Build a Raised Bed Garden: Quick, Easy, Cheap
Build a 4' x 4' Concrete Block Raised Bed
Use concrete blocks to build a raised bed and fill it with good garden soil. It's quick, easy, and lasts forever.
A 4' x 4' raised bed is big enough to grow all the produce to make fresh spaghetti sauce and freeze or can a few jars for winter.
The blocks are 7" wide and 9" long, so the bed will not be 4' x 4'. The block bed is 55" long. That works out to about 4 1/2'. That sounds OK, but the interior garden space is 3 1/3' or, about 40" wide on the inside. We built this to replace a wooden frame raised bed, and the concrete block bed has slightly less space.
Start filling the bed with layers of newsprint. The paper smothers any weed or grass seed. We also added the rotting boards from the raised bed that was replaced.
Filling the Raised Bed
- First, cover the ground to kill any grass and discourage weed seeds. This newspaper or newsprint layer can also be recycled office paper or cardboard. The important thing is to overlay the paper or cardboard. Make sure the materials overlap. If using paper, make sure to have several layers. Use what you have; even a thick layer of shredded paper will work. Water down the paper.
- Next, layer brown and green materials as you would when making a compost pile. Add more "brown" carbon-rich materials than green. To use "green" nitrogen-rich materials, apply thin layers of wet food and cover with dry materials.
If all this crazy layering is like making lasagne and taking too much of your precious time, mix everything together in your wheelbarrow and dump it in the raised bed. Use the coarsest materials on bottom. Top with your premium soil to get plants off to a good start.
Green and Brown Compost Explained
"Brown" carbon-rich materials are shredded leaves, wood ash, straw, sawdust, shredded newspaper and wood chips.
"Green" nitrogen materials are fresh or green materials, such as kitchen scraps, coffee grounds, melon rinds, and corn cobs. Add apple cores, eggshells, vegetable peels, and that scary green thing in the back of the crisper drawer.
Grass clippings contain as much nitrogen as manure. A bed is best built a year ahead of using it. Start in the late summer and fall, when there is an abundance of vegetable scraps, grass, and leaves.
Keep a covered container for food discards in the kitchen during canning and preserving season. Ask coffee shops for grounds. Use the discards when cleaning your hair brush, dryer lint, paper towels, cardboard egg cartons, and nut shells.
Build It, Fill It, Plant It
If you are building a bed for immediate use, start the same way, with thick layers of paper, cardboard, and shredded office paper, and then water. I am replacing a bed that had good garden soil. That soil will go back into the new concrete block bed. I have compost and shredded leaves to mix in as well.
Starting from ground zero, use about 40% peat or core. Core has a few more nutrients, holds more water, and is less acid. Add moistened Canadian sphagnum peat moss or core into the raised bed. Stir in a combination of bagged topsoil, animal manure, sand, perlite, and vermiculite.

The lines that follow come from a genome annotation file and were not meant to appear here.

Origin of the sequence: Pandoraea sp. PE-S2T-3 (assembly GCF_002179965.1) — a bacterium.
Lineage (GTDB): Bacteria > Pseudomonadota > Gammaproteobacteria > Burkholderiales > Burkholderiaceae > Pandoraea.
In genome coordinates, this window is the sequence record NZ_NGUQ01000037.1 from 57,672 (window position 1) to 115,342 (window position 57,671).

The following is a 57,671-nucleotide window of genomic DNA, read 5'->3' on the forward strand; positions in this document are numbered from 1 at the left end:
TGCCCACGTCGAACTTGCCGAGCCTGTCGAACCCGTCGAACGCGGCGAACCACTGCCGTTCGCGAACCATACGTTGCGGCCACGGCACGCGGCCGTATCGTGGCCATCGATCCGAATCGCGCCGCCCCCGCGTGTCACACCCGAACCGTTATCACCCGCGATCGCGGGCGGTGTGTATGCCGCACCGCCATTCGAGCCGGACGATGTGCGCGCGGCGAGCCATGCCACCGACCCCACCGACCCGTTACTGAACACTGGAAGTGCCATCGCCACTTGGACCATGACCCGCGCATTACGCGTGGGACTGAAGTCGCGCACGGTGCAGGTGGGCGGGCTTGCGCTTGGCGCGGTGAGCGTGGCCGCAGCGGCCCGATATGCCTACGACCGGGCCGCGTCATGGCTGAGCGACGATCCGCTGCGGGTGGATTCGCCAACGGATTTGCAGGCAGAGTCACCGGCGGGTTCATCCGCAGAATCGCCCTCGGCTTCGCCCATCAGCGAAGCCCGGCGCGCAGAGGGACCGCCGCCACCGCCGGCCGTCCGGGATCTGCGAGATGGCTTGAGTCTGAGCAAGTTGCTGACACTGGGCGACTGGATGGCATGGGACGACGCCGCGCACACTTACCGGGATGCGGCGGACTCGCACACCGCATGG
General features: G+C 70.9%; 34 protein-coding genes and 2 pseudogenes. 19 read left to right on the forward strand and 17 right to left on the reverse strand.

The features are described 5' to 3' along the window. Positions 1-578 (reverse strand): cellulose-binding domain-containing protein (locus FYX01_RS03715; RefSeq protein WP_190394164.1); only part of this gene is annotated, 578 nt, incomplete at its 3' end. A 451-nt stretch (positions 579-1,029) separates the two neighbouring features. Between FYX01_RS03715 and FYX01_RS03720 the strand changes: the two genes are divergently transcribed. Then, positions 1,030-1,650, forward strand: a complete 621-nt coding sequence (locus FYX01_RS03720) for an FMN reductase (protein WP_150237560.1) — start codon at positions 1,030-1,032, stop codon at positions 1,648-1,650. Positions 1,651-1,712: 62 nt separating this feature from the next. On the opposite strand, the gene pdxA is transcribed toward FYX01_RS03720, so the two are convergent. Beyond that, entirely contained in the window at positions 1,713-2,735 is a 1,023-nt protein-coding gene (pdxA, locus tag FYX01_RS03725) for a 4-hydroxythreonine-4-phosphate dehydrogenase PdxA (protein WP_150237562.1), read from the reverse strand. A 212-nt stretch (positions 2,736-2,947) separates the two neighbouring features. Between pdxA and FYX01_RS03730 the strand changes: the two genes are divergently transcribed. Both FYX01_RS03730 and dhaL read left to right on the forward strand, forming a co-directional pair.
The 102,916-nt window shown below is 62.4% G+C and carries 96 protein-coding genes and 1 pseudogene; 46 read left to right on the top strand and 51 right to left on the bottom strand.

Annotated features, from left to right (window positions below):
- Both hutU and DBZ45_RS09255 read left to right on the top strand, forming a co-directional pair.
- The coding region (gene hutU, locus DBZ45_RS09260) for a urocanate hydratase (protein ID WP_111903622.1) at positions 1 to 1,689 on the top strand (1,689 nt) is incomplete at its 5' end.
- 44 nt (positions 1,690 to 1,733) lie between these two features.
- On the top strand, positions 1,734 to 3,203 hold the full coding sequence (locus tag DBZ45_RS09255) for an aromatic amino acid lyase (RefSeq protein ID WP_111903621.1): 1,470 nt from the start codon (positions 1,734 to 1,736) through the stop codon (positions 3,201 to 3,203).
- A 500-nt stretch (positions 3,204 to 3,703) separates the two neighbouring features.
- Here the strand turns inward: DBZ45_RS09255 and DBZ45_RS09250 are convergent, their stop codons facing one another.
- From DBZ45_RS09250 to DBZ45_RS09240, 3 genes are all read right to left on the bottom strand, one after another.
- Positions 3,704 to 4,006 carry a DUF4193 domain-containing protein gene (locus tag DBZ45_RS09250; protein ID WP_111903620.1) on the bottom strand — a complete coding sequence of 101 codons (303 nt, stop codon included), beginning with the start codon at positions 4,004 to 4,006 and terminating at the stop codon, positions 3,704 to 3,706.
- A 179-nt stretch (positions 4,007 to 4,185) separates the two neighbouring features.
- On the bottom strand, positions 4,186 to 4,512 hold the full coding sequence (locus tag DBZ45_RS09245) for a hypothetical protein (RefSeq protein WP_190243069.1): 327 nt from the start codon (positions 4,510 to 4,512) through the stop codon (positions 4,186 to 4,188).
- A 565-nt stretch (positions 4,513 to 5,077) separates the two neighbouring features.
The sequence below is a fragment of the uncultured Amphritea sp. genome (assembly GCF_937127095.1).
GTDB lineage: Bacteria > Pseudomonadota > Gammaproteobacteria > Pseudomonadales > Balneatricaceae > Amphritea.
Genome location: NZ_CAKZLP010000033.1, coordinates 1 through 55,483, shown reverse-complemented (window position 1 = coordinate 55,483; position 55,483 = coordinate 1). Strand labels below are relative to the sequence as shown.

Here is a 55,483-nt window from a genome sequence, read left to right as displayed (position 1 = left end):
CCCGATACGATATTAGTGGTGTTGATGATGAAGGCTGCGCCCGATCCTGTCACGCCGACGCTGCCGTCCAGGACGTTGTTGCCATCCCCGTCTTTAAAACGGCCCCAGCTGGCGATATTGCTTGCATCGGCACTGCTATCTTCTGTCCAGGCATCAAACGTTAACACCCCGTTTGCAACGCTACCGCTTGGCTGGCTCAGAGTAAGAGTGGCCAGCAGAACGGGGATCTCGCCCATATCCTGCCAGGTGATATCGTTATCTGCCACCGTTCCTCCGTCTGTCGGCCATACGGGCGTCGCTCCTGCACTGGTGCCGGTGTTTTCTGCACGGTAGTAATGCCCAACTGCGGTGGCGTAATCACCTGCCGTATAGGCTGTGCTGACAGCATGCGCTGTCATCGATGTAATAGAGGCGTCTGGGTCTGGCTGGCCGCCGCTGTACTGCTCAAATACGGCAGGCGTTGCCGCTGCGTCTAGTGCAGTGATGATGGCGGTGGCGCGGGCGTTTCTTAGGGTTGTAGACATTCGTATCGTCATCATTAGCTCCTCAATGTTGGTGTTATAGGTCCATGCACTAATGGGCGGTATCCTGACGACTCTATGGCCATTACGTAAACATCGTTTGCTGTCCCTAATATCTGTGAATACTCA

If you do use some garden soil, sterilize it first. This will keep you from transferring soil borne weed seed, insects, and disease into your new raised bed garden. Bake soil at 200° F on cookie sheets for 20 minutes, stirring once about halfway through.
Top the bed with your best enriched gardening soil for planting.
Enrich your "new soil" with a slow release fertilizer. Or, incorporate (N) "Nitrogen", (P) "Phosphorus" or (K) "Potassium", by adding (N) blood meal, (P) bone meal, and (K) greensand.
Bagged and Soiless Garden Soil, Bad Paperback Books
Materials that would normally be used to make potting mix can also be added to a raised bed. Additions to the soil include peat moss, vermiculite, sand, perlite, core, or compost.
Soil supplements are used to hold moisture, making the water available to the plants. These materials can lighten and aerate soil. Clay soil can benefit most from materials that hold moisture and lighten the growing medium.
Coir (coconut husks) is being marketed as a replacement for peat and as a soil amendment. It will also lighten up garden soil in raised beds or containers. Like peat, it holds moisture in the soil and improves drainage.
Coir is a renewable resource. Peat comes out of bogs that took millions of years to create and is rapidly being depleted. Technically, peat is a renewable resource, but few of us have a million years to wait.
Bury food scraps, shredded paper, dust bunnies, and dryer lint while building the block bed. Be creative. Suitable organic matter includes those sad limp green things in the crisper and old, holey cotton socks.
5" Square Containers
Nasturtium, "Cup of Sun" tumbles over the edge of the raised bed in the photo above. Flowers in the garden attract pollinators and cover soil to prevent weeds.
I think the border of 5" squares in the concrete blocks are a bonus. Will the little 5" squares be hotter or cooler than the raised bed? I will experiment with a raised bed bordered with herbs.
I'll try the small "Spicy Globe" basil plants and little clumps of chives, parsley, chervil, cilantro, cutting celery, or the small "Signet Starfire" marigold.
Little Plants for 5" x 5" Spaces
The best reason I can think of for building a raised bed garden: you will never have to till again.
This content is accurate and true to the best of the author’s knowledge and is not meant to substitute for formal and individualized advice from a qualified professional.